With the luxury of leisure time, I'm going to devote some energy to delving into these two threats in greater detail. In particular as it relates to the internal threat, I'm reminded of a quote from President Washington:

"The propitious smiles of Heaven can never be expected on a nation that disregards the eternal rules of order and right which Heaven itself has ordained."

We are not yet lost. There is time, still, to redeem ourselves and ensure the blessings Liberty are not lost forever, and that future generations do not curse us for our cowardice. The effort will be enormous, and yet it couldn't be any simpler: all it will take is for good people to act and Providence to smile upon us.

More from the Religion of Peace

Saw this picture on Yahoo, and quite frankly, I'm shocked. They must not be practitioners of the "real" Islam.

Here's the AP caption: "Palestinian gunmen, who identified themselves as members of the Islamic Jihad group, shoot a man in a public square in the West Bank town of Jenin Sunday Aug. 13, 2006. The man, who was executed in front of hundreds of people, was accused by the gunmen of giving information to Israeli authorities, helping them to kill two militants last week in a targeted attack, said witnesses and Islamic Jihad members. The victim was identified as Bassem Malah, 22, who worked in the Israeli Arab town of Umm al Fahm. (AP Photo/Mohammed Ballas)"

I am certain that he received a trial by jury in the District Court of his choosing. No, wait, that's the rights that terrorists have in the United States. My mistake, but you can see how it would be an easy one to make.


I'm always astonished when something even remotely pro-family comes out of Hollywood. Which is all the more reason I was surprised by "Little Miss Sunshine" - a movie with a very strong pro-family message.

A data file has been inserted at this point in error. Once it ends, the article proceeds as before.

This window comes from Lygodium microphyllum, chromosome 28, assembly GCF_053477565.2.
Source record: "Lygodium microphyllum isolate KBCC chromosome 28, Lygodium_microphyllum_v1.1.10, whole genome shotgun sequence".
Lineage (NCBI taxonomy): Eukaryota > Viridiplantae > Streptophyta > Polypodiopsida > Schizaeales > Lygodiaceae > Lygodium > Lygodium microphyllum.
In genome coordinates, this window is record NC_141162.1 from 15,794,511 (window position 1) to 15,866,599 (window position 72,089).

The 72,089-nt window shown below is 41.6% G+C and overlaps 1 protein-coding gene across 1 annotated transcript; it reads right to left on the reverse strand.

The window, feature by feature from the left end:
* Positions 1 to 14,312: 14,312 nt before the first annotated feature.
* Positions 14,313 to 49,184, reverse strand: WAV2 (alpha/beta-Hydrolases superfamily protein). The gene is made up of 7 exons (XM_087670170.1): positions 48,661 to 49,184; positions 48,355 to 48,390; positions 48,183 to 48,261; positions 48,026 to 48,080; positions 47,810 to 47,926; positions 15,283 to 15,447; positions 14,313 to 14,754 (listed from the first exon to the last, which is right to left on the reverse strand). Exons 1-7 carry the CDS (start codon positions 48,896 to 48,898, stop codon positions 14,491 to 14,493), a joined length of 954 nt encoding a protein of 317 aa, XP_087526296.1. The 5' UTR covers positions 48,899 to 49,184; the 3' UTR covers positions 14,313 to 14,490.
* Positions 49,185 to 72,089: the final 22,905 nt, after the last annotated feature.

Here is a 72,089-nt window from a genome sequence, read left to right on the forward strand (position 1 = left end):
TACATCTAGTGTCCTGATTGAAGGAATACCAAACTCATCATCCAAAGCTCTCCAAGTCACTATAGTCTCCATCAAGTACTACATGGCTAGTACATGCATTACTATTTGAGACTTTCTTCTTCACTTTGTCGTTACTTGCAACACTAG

This is not a movie for kids. The language can be very rough, and the situations are for an adult audience. But the characters - this collection of misfits - learn to pull together for each other and demonstrate the importance of family.

I promise that "Alex's Movie Recommendations" will not become a part of this blog, but I felt compelled to pass along some good news. It's not all garbage, after all, coming out of Hollywood.

Thursday, August 10, 2006

Like We CAIR

Ah yes, at least their anger is directed in the right place...

I've got some advice - no charge for this, boys - for the folks at CAIR: a little anger at that number of your religion that uses violence either just because they hate the West, or because they want global Sharia, might make you a little more credible with your average non-Muslim.

I'm still waiting for the rush of outraged Muslims to come forward and denounce terror.

(Crickets chirping)

Anyone? Hello?

Based upon the number of callers to the Michael Medved show who thought this was either part of a conspiracy or a manipulative power grab by the Project for a New American Century, we're appallingly uneducated in this country on the nature of our enemy and what they want.

Let's take a moment and reflect on what might have been - and I'm of the opinion that murder and attempted murder shouldn't be treated any differently. Reports now say that as many as 10 airliners were potentially part of the plot. This would have been right up there with 9/11 from a shock value and mass-murder standpoint.